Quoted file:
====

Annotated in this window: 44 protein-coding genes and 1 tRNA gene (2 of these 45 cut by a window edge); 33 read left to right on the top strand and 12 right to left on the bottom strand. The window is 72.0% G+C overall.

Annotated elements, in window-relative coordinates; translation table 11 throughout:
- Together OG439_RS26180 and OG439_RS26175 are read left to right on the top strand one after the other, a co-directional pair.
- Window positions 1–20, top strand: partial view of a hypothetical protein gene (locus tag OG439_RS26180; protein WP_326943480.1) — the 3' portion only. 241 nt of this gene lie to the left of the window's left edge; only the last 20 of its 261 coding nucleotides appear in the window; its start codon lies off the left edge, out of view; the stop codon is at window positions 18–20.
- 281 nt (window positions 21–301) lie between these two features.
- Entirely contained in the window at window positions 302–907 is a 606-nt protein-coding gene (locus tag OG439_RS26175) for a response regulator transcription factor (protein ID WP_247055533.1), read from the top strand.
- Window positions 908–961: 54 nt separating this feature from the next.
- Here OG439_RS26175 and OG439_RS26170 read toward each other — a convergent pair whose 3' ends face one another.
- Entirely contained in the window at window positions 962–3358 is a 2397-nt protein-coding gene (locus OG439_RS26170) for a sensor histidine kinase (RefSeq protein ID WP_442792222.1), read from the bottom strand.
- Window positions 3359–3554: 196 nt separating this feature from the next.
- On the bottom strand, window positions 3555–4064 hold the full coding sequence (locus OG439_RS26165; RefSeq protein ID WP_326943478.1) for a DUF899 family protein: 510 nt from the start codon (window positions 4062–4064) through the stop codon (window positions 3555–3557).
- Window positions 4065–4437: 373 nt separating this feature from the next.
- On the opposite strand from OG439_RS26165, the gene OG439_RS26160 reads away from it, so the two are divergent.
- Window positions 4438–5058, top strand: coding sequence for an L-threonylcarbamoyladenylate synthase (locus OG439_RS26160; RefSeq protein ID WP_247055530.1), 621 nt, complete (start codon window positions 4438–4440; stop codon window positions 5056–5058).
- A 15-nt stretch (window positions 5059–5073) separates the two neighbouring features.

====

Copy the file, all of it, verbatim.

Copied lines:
Annotated in this window: 44 protein-coding genes and 1 tRNA gene (2 of these 45 cut by a window edge); 33 read left to right on the top strand and 12 right to left on the bottom strand. The window is 72.0% G+C overall.

Annotated elements, in window-relative coordinates; translation table 11 throughout:
- Together OG439_RS26180 and OG439_RS26175 are read left to right on the top strand one after the other, a co-directional pair.
- Window positions 1–20, top strand: partial view of a hypothetical protein gene (locus tag OG439_RS26180; protein WP_326943480.1) — the 3' portion only. 241 nt of this gene lie to the left of the window's left edge; only the last 20 of its 261 coding nucleotides appear in the window; its start codon lies off the left edge, out of view; the stop codon is at window positions 18–20.
- 281 nt (window positions 21–301) lie between these two features.
- Entirely contained in the window at window positions 302–907 is a 606-nt protein-coding gene (locus tag OG439_RS26175) for a response regulator transcription factor (protein ID WP_247055533.1), read from the top strand.
- Window positions 908–961: 54 nt separating this feature from the next.
- Here OG439_RS26175 and OG439_RS26170 read toward each other — a convergent pair whose 3' ends face one another.
- Entirely contained in the window at window positions 962–3358 is a 2397-nt protein-coding gene (locus OG439_RS26170) for a sensor histidine kinase (RefSeq protein ID WP_442792222.1), read from the bottom strand.
- Window positions 3359–3554: 196 nt separating this feature from the next.
- On the bottom strand, window positions 3555–4064 hold the full coding sequence (locus OG439_RS26165; RefSeq protein ID WP_326943478.1) for a DUF899 family protein: 510 nt from the start codon (window positions 4062–4064) through the stop codon (window positions 3555–3557).
- Window positions 4065–4437: 373 nt separating this feature from the next.
- On the opposite strand from OG439_RS26165, the gene OG439_RS26160 reads away from it, so the two are divergent.
- Window positions 4438–5058, top strand: coding sequence for an L-threonylcarbamoyladenylate synthase (locus OG439_RS26160; RefSeq protein ID WP_247055530.1), 621 nt, complete (start codon window positions 4438–4440; stop codon window positions 5056–5058).
- A 15-nt stretch (window positions 5059–5073) separates the two neighbouring features.